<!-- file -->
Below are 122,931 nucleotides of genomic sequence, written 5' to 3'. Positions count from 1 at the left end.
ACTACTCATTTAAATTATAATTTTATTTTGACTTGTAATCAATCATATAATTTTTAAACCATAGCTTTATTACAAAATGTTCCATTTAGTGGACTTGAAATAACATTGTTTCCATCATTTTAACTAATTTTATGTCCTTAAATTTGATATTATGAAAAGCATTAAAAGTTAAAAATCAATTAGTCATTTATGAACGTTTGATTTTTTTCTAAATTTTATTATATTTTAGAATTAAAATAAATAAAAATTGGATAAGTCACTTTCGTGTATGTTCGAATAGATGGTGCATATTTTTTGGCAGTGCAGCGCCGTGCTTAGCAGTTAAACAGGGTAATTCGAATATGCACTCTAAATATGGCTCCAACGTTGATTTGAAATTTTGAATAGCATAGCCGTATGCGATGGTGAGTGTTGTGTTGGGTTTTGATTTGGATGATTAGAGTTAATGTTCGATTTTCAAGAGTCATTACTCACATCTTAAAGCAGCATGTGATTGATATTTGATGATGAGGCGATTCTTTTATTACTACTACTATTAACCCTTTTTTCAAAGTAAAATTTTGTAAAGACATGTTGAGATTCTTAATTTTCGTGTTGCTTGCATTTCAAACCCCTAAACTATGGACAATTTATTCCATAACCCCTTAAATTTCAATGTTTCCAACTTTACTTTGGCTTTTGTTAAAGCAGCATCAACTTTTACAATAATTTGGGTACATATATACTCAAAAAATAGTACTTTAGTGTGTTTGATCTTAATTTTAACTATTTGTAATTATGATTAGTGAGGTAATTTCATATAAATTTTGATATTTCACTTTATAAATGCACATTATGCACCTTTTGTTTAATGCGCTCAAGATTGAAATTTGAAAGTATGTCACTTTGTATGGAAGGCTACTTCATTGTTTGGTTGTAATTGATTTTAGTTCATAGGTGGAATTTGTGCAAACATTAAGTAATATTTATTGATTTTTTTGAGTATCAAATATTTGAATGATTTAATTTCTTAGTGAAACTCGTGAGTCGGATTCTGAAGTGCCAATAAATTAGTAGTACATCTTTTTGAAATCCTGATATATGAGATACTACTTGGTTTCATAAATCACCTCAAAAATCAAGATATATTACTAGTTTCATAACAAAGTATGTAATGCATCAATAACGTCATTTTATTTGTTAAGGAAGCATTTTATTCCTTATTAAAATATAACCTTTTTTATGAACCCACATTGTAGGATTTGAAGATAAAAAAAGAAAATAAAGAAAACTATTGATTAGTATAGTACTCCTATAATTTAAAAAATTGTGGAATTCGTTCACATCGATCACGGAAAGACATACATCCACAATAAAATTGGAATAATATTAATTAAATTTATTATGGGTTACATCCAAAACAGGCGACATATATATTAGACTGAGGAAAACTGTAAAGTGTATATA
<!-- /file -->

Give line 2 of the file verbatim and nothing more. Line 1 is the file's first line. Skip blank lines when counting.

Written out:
ACTACTCATTTAAATTATAATTTTATTTTGACTTGTAATCAATCATATAATTTTTAAACCATAGCTTTATTACAAAATGTTCCATTTAGTGGACTTGAAATAACATTGTTTCCATCATTTTAACTAATTTTATGTCCTTAAATTTGATATTATGAAAAGCATTAAAAGTTAAAAATCAATTAGTCATTTATGAACGTTTGATTTTTTTCTAAATTTTATTATATTTTAGAATTAAAATAAATAAAAATTGGATAAGTCACTTTCGTGTATGTTCGAATAGATGGTGCATATTTTTTGGCAGTGCAGCGCCGTGCTTAGCAGTTAAACAGGGTAATTCGAATATGCACTCTAAATATGGCTCCAACGTTGATTTGAAATTTTGAATAGCATAGCCGTATGCGATGGTGAGTGTTGTGTTGGGTTTTGATTTGGATGATTAGAGTTAATGTTCGATTTTCAAGAGTCATTACTCACATCTTAAAGCAGCATGTGATTGATATTTGATGATGAGGCGATTCTTTTATTACTACTACTATTAACCCTTTTTTCAAAGTAAAATTTTGTAAAGACATGTTGAGATTCTTAATTTTCGTGTTGCTTGCATTTCAAACCCCTAAACTATGGACAATTTATTCCATAACCCCTTAAATTTCAATGTTTCCAACTTTACTTTGGCTTTTGTTAAAGCAGCATCAACTTTTACAATAATTTGGGTACATATATACTCAAAAAATAGTACTTTAGTGTGTTTGATCTTAATTTTAACTATTTGTAATTATGATTAGTGAGGTAATTTCATATAAATTTTGATATTTCACTTTATAAATGCACATTATGCACCTTTTGTTTAATGCGCTCAAGATTGAAATTTGAAAGTATGTCACTTTGTATGGAAGGCTACTTCATTGTTTGGTTGTAATTGATTTTAGTTCATAGGTGGAATTTGTGCAAACATTAAGTAATATTTATTGATTTTTTTGAGTATCAAATATTTGAATGATTTAATTTCTTAGTGAAACTCGTGAGTCGGATTCTGAAGTGCCAATAAATTAGTAGTACATCTTTTTGAAATCCTGATATATGAGATACTACTTGGTTTCATAAATCACCTCAAAAATCAAGATATATTACTAGTTTCATAACAAAGTATGTAATGCATCAATAACGTCATTTTATTTGTTAAGGAAGCATTTTATTCCTTATTAAAATATAACCTTTTTTATGAACCCACATTGTAGGATTTGAAGATAAAAAAAGAAAATAAAGAAAACTATTGATTAGTATAGTACTCCTATAATTTAAAAAATTGTGGAATTCGTTCACATCGATCACGGAAAGACATACATCCACAATAAAATTGGAATAATATTAATTAAATTTATTATGGGTTACATCCAAAACAGGCGACATATATATTAGACTGAGGAAAACTGTAAAGTGTATATA